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You are a man on a train on a journey from Hell to Heaven but nowhere around you can you see the tracks, the carriage, the other passengers or the window, let alone the view from the window.
There is no awareness in you of the linear progression that your life follows.
So you pick up a novel and read of another man on another train and yet on the same journey and you realize then that you are a traveler too. You awaken.
This is the effect that a novel; a good novel, has on me.”
A Romantic Young Man in Japan
The plane flew into Osaka at the end of winter. He was nervous at immigration, as always, worrying that they would not let him in. He was entering on a tourist visa.
He intended to work but if he told them this then he would be refused entry. The system required that he pretend to be a tourist when he entered then he could find a job and sign a contract. With that contract in hand he would then leave the country and apply for a work visa from outside, on the basis of the job he then had, and finally a couple of months later he would be allowed to enter with the status that he had originally sought. It was a terrific waste of time but it was the only way. He had done it before.
It was already March but winter still lingered and the air outside the airport was bracing. Happily the bus came after a few minutes and he stowed his bag underneath then sank into the warmth of his seat as the bus carried him down the Meishin Expressway to Kyoto.
When he got to Kyoto Station, Ken humped his bag through the tunnel to the north end of the station then took another bus up Kawaramachi-dori and got off just before the Marutamachi corner. He found Uno House in the alley where he had remembered it.
He had stayed there when he first came to Japan seven years ago and he reflected now on what he had heard about how one’s cells were all replaced after a seven-year period, except brain cells. If it were true, then here he was, escaped from Australia again with a fresh body and ready for another stint in this city of temples and foreigners and mist.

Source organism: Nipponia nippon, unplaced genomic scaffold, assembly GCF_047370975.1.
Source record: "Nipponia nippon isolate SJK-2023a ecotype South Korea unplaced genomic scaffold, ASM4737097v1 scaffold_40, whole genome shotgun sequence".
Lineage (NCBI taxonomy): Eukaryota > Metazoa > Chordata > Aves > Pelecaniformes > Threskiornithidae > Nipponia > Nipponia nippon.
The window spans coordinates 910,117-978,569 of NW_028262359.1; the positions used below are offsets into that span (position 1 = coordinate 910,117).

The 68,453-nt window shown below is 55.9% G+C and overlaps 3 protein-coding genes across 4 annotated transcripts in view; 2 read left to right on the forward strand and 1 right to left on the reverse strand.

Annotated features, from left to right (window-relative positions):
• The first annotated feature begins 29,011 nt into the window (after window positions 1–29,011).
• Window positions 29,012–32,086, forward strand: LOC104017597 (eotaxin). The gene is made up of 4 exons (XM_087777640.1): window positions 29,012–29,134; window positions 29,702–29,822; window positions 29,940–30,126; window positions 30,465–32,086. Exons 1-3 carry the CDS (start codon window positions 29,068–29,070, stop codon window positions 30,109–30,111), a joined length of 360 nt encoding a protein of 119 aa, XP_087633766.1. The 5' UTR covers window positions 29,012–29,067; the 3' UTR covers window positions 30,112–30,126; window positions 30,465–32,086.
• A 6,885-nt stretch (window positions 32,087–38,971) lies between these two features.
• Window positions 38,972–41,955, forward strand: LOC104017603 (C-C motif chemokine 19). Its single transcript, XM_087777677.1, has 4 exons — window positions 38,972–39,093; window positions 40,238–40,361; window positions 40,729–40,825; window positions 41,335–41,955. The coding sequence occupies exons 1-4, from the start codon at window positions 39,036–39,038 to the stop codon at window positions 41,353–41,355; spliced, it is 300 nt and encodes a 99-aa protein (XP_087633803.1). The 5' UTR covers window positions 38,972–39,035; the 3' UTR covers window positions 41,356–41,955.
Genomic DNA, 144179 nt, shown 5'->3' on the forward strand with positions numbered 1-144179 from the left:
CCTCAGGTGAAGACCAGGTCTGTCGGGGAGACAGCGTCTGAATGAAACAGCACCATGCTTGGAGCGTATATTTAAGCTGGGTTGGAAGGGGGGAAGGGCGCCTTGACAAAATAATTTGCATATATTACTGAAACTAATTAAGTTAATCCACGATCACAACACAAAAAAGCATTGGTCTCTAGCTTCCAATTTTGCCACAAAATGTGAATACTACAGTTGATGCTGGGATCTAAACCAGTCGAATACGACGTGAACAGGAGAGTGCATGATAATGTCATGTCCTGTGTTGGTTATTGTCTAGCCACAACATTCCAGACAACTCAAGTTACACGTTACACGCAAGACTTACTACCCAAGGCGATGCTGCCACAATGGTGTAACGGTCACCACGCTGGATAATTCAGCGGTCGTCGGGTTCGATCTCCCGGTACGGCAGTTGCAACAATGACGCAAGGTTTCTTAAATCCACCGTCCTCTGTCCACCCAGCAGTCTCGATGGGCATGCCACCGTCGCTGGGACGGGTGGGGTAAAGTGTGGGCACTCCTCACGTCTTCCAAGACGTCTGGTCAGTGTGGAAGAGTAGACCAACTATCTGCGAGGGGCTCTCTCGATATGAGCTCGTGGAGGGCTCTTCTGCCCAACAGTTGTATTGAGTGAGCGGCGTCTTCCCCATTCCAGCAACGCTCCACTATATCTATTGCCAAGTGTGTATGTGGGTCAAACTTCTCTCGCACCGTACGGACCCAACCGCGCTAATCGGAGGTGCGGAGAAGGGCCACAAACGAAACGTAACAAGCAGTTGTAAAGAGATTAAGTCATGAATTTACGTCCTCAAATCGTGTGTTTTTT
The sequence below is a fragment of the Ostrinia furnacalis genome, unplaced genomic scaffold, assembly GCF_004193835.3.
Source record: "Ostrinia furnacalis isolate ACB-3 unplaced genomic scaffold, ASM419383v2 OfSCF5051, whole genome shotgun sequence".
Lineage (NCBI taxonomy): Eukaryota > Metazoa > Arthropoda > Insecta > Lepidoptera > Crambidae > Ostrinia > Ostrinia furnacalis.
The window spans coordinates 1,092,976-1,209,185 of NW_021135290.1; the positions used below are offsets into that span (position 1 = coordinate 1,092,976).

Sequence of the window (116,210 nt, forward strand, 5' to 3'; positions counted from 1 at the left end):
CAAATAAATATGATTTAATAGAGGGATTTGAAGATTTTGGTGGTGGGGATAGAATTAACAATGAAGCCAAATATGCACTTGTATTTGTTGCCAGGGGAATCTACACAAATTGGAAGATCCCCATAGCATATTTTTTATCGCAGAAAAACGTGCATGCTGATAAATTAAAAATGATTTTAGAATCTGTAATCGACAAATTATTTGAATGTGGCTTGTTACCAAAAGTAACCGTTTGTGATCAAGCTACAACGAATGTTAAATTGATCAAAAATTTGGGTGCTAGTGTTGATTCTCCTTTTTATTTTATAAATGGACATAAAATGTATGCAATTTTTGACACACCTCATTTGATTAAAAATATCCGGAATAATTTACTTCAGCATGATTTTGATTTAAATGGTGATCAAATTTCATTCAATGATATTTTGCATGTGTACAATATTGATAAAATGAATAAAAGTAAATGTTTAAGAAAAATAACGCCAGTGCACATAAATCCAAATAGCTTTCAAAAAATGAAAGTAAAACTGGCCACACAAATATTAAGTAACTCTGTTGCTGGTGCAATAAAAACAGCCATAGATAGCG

If it were true. But it was not, he decided. He was not a new person. He was the same old Ken Saville, only now he was just a little older and a little more tired.
He spent the first few days visiting old haunts and sitting in those coffee shops and bars that he had frequented during his last stay in the old capitol. Many of the people he knew were still in town and he would read the papers by day looking for a job and studying the news, and then at night he would go out to the Pig and Whistle and lean on the bar, waiting for his old friends to turn up. Some had left. Some had left and come back. Some had married. Some had separated or divorced. Slowly he caught up on what had happened in the two and a half years that he had been away.
He was not keeping a diary at this stage. After he had left Indo-China and wandered back to Australia, his desire to record what was going on around him had waned and he had soon become submerged in the trivial day-to-day search for survival. Now that he was back in the city he loved so much, there was enough of interest going on around him that he felt moved to scribble things down in a notebook but he was not sure where to begin something longer like a diary or a story. He felt himself to be drifting and he struggled to anchor himself to something because he had been drifting for a long time and it had ceased to be pleasant.
On a Monday several days after he arrived, he walked up the river to Demachiyanagi and caught the Eizan line through Moto-Tanaka past the abattoir at Chayama and Ichijoji then on to Shugakuin at the north east end of the city. There was a cafe called Speak Easy, which had been a major hangout in the old days and he remembered the cheap well-cooked bacon and eggs, the free coffee refills and English newspapers and the chance of an interesting conversation with some passing foreigner.
Monday was the day when English teaching jobs were advertised in the Japan Times and April was the month when new terms and new contracts started. He was in the right place at the right time.
He flipped through the classifieds while he ate but most of the jobs were in Tokyo. There was hardly anything in the Kansai area and what was there was teaching little kids.
Ken wanted to teach English conversation to adults. The thought of going through the alphabet “A is for apple, B is for banana, C is for cat” every day with little kids struck him as more like baby-sitting than teaching English. But there was nothing else. That was it then. He would have to wait a whole week for the next paper, hoping that there would be something for him in that one.
Resignedly he closed the paper and gazed out the window. A stocky looking American entered. Ken knew him from before but had forgotten his name. They nodded to each other.
“You were here before weren’t you?” said the American, sliding onto the bench at the table next to Ken.
“Yeah” said Ken. “I’ve been out for a couple of years. I just got back a few days ago. I’m looking for work. Do you know of anything?”
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